Fundamental Breakthrough: Error-Free Quantum Computing Gets Real

Fundamental Building Blocks for Fault-Tolerant Quantum Computing Demonstrated

Errors in information processing and storage have become rare in modern computers due to high-quality manufacture. However, error correcting systems based on the redundancy of the processed data are still utilized in important applications where even single mistakes might have catastrophic consequences.

Quantum computers are intrinsically more prone to errors, hence error correcting systems will almost probably be necessary in the future. Otherwise, faults would spread uncontrollably across the system, resulting in data loss. Because replicating quantum information is forbidden by quantum mechanics' fundamental constraints, redundancy can be obtained by dispersing logical quantum information into an entangled state of different physical systems, such as several individual atoms.

The research team, led by Thomas Monz of the University of Innsbruck's Department of Experimental Physics and Markus Müller of RWTH Aachen University and Forschungszentrum Jülich in Germany, has now realized a set of computational operations on two logical quantum bits that can be used to implement any possible operation for the first time. “For a real-world quantum computer, we need a universal set of gates with which we can program all algorithms,” says Lukas Postler, an experimental physicist from Innsbruck.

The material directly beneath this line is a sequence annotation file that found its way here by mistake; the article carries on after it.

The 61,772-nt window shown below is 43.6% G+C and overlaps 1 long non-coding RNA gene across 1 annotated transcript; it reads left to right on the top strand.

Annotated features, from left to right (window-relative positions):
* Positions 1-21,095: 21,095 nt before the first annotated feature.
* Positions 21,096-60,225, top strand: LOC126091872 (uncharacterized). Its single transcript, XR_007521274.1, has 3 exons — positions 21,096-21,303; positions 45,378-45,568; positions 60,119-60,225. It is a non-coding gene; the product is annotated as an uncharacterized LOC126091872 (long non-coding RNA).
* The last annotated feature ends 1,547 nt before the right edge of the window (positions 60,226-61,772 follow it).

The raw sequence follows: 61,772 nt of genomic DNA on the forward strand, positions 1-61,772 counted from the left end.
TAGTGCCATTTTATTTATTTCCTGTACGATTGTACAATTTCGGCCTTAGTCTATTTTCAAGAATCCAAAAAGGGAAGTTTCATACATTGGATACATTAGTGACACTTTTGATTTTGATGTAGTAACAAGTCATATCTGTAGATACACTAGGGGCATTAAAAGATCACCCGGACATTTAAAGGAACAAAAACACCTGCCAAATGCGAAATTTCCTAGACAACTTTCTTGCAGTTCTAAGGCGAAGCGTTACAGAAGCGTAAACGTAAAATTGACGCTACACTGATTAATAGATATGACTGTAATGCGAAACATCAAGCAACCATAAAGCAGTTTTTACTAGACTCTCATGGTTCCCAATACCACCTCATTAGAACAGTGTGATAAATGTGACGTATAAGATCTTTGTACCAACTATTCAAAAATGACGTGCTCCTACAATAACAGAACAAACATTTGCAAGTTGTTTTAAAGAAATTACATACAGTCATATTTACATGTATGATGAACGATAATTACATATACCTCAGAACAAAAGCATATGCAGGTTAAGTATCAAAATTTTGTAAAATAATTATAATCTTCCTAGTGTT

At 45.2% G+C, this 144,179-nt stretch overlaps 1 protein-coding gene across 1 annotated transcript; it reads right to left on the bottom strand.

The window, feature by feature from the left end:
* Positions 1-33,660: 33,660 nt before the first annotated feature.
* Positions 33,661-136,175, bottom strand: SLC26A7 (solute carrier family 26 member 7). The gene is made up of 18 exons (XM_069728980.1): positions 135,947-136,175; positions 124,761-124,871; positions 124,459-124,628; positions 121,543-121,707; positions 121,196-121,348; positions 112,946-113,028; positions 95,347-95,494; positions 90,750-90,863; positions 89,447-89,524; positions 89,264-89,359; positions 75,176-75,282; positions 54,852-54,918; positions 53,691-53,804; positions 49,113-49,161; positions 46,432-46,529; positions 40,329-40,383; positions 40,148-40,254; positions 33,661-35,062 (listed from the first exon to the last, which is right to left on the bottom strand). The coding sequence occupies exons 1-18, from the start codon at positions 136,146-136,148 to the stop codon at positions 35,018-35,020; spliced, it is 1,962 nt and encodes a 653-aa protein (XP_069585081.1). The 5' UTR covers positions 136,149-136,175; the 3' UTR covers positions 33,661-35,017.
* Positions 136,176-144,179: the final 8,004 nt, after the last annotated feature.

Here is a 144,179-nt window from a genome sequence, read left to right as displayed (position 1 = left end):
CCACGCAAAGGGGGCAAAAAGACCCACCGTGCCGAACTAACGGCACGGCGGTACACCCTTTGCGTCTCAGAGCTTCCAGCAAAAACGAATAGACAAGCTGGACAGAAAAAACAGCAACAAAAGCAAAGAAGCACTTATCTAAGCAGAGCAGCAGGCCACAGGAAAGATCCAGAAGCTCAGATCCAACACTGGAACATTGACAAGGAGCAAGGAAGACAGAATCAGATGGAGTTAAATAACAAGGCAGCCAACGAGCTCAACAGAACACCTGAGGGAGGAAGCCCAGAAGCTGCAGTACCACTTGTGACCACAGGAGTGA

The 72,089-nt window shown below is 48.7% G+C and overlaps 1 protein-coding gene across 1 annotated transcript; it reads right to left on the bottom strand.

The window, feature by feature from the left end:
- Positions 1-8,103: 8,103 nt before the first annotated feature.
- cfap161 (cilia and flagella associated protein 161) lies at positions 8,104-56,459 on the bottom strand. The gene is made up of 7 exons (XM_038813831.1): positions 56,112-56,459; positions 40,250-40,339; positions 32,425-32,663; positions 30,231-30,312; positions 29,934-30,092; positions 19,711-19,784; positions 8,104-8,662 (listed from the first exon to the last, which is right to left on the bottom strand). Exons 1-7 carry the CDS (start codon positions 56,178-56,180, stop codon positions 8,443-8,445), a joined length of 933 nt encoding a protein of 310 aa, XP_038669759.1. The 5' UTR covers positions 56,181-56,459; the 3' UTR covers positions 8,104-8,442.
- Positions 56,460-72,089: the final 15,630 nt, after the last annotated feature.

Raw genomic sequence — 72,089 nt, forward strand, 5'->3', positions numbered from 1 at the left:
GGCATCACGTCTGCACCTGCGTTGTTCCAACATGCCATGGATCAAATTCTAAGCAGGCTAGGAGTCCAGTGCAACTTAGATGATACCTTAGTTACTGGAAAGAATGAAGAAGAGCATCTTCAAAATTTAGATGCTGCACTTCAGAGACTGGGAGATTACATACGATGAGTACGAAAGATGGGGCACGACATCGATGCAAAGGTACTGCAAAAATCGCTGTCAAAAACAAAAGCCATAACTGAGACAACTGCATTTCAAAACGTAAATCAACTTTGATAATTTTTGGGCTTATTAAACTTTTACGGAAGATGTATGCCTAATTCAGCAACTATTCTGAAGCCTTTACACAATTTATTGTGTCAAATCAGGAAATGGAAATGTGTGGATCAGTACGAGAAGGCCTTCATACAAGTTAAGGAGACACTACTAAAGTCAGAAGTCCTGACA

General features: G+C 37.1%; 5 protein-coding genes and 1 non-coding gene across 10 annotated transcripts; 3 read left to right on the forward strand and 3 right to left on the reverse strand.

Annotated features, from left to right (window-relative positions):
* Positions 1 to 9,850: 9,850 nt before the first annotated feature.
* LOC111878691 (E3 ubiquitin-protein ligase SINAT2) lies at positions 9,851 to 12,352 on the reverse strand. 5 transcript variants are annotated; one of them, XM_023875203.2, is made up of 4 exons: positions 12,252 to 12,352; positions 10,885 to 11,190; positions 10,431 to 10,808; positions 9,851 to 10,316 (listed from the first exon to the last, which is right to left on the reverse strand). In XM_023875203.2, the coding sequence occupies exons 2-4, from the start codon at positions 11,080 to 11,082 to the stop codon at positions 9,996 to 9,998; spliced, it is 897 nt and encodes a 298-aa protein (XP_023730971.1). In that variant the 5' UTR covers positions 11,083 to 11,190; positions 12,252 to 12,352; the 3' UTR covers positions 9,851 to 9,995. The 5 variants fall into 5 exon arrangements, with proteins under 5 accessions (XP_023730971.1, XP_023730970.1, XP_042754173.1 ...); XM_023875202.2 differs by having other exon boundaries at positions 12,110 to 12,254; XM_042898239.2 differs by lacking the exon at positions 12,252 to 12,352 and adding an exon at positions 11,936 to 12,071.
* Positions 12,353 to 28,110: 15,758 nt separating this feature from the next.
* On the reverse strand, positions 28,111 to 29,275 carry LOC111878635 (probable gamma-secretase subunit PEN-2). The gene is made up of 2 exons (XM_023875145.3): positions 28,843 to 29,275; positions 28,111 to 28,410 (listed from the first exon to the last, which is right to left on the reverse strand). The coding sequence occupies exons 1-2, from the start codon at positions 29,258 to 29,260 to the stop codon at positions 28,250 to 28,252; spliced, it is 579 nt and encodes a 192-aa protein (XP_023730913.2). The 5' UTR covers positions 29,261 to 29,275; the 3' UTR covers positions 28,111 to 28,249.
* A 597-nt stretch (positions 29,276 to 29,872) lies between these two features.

Fundamental quantum operation realized

The researchers used an ion trap quantum computer with 16 trapped atoms to create this universal gate set. Two logical quantum bits, each dispersed across seven atoms, were used to store the quantum information.

For the first time, two computational gates that are required for a universal set of gates can now be implemented on fault-tolerant quantum bits: a computational operation on two quantum bits (a CNOT gate) and a logical T gate, which is particularly difficult to implement on fault-tolerant quantum bits.

“T gates are very fundamental operations,” says Markus Müller, a theoretical physicist. “They are particularly interesting because quantum algorithms without T gates can be simulated relatively easily on classical computers, negating any possible speed-up. This is no longer possible for algorithms with T gates.” The T-gate was shown by establishing a particular state in a logical quantum bit and then teleporting it to another quantum bit via an entangled gate operation.

Complexity increases, but accuracy also

The quantum information is shielded against mistakes in encoded logical quantum bits. However, without computational activities, which are inherently error-prone, this is meaningless.

The researchers designed logical qubit operations in such a way that faults produced by the underlying physical processes may be recognized and fixed as well. As a result, they've created the world's first fault-tolerant implementation of a universal set of gates on encoded logical quantum bits.

“The fault-tolerant implementation requires more operations than non-fault-tolerant operations. This will introduce more errors on the scale of single atoms, but nevertheless the experimental operations on the logical qubits are better than non-fault-tolerant logical operations,” Thomas Monz reports.“The effort and complexity increase, but the resulting quality is better.” 

The researchers also used numerical simulations using traditional computers to examine and corroborate their experimental results.

On a quantum computer, the researchers have now proved all of the building elements for fault-tolerant computing. The next step is to put these approaches into practice on larger, more usable quantum computers. The techniques developed at Innsbruck on an ion trap quantum computer can also be applied to other quantum computer designs.

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